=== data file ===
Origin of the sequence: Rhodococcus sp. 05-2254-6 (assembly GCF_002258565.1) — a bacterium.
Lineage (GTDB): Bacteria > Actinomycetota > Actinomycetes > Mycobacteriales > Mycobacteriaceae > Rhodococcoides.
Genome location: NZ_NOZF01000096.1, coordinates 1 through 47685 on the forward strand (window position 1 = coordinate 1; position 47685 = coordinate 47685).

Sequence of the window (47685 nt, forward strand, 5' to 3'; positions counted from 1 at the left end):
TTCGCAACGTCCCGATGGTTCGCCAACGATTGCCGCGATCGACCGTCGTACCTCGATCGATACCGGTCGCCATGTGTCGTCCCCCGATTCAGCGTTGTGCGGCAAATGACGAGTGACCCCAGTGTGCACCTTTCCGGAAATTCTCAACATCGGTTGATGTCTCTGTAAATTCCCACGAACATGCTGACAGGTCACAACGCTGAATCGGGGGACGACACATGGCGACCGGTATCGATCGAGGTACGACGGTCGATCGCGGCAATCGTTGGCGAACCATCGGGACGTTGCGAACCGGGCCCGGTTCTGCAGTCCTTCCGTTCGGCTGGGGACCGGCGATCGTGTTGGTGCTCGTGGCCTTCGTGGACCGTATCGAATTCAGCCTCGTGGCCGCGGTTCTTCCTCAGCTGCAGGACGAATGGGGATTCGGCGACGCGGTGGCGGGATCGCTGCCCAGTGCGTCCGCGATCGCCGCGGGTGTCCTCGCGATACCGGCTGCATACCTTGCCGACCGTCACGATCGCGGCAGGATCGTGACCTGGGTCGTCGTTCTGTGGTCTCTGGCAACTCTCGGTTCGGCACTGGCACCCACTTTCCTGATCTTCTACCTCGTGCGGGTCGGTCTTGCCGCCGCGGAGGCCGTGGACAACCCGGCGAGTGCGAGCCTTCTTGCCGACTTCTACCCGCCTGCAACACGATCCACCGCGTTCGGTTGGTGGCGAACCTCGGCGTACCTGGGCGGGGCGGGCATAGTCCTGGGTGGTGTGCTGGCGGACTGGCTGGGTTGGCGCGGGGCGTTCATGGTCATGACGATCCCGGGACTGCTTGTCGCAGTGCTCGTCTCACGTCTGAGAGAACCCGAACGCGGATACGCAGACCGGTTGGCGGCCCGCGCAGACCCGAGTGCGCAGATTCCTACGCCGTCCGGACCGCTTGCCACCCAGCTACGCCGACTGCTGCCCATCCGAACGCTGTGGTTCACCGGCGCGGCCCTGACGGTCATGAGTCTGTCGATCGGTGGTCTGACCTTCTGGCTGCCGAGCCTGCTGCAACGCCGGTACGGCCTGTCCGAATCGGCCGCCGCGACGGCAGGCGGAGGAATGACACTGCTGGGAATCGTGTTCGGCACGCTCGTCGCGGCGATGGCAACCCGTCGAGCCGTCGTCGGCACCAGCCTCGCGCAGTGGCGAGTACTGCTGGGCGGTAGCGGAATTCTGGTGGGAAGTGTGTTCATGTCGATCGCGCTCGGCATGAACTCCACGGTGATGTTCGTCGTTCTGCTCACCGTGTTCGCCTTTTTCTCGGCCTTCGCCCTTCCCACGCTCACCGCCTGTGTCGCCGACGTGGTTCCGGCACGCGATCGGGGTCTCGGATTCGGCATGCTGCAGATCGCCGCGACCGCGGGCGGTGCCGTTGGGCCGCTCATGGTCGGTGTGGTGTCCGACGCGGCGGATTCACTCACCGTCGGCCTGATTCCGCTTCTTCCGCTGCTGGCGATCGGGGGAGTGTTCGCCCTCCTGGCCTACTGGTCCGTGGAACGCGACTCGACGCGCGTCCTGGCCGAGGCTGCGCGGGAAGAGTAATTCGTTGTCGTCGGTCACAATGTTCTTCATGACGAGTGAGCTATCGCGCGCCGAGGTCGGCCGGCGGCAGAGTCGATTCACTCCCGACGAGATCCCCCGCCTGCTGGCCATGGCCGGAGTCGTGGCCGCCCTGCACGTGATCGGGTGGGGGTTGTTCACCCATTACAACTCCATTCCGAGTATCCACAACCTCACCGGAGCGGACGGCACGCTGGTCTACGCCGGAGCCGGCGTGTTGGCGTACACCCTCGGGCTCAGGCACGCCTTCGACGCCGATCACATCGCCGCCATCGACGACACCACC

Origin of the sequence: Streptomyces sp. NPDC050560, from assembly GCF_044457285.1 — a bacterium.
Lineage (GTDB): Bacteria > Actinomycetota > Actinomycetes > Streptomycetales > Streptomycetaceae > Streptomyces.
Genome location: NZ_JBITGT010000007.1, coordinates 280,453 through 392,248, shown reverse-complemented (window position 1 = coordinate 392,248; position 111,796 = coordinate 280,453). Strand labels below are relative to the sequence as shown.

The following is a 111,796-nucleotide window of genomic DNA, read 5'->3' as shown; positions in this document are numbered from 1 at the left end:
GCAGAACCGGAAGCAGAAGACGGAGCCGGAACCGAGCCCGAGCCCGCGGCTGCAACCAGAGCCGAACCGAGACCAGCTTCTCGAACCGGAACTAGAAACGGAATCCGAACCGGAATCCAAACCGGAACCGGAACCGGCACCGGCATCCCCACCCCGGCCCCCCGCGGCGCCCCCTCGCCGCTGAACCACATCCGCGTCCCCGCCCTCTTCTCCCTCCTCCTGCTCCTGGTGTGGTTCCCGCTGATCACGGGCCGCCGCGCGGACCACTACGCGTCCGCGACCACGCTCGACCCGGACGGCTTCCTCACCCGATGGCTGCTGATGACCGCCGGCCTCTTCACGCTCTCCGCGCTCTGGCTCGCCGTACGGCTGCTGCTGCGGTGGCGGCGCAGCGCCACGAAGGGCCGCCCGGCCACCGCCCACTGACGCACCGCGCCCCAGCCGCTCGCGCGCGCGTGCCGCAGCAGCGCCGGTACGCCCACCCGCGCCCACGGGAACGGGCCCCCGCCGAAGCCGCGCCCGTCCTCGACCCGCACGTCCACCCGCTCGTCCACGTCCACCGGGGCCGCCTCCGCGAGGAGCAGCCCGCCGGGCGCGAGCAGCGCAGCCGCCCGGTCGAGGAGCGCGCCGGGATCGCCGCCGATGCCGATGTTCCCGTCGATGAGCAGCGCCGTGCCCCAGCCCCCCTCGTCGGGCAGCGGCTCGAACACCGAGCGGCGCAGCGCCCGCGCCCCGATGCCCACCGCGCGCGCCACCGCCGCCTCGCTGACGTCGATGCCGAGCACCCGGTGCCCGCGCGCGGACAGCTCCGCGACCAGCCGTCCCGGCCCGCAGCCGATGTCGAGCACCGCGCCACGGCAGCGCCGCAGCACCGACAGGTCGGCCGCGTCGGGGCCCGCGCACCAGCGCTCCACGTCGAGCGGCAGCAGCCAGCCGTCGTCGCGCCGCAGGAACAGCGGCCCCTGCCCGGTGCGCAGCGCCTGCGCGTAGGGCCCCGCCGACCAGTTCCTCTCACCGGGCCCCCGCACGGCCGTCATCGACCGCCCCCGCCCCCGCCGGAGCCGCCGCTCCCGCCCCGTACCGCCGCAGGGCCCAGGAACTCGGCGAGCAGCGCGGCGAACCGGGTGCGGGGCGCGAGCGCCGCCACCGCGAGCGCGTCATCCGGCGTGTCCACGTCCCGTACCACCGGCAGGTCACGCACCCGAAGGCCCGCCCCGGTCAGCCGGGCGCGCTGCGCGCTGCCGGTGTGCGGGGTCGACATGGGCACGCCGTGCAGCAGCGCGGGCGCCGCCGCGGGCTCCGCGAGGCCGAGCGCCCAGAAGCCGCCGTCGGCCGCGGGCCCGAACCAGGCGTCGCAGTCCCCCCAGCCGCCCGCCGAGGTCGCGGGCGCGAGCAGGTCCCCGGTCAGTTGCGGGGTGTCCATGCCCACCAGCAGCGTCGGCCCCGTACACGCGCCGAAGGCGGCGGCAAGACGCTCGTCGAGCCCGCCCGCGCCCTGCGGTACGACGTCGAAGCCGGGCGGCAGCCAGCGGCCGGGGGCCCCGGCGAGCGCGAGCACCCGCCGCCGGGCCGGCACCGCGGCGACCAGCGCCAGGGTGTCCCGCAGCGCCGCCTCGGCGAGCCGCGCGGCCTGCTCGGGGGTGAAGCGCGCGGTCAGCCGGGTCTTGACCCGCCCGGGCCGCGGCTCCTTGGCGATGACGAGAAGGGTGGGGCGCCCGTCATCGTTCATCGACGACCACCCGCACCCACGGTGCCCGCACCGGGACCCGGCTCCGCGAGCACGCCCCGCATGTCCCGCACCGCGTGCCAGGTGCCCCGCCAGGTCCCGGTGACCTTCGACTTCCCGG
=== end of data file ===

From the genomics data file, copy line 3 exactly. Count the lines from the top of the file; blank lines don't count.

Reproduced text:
Genome location: NZ_NOZF01000096.1, coordinates 1 through 47685 on the forward strand (window position 1 = coordinate 1; position 47685 = coordinate 47685).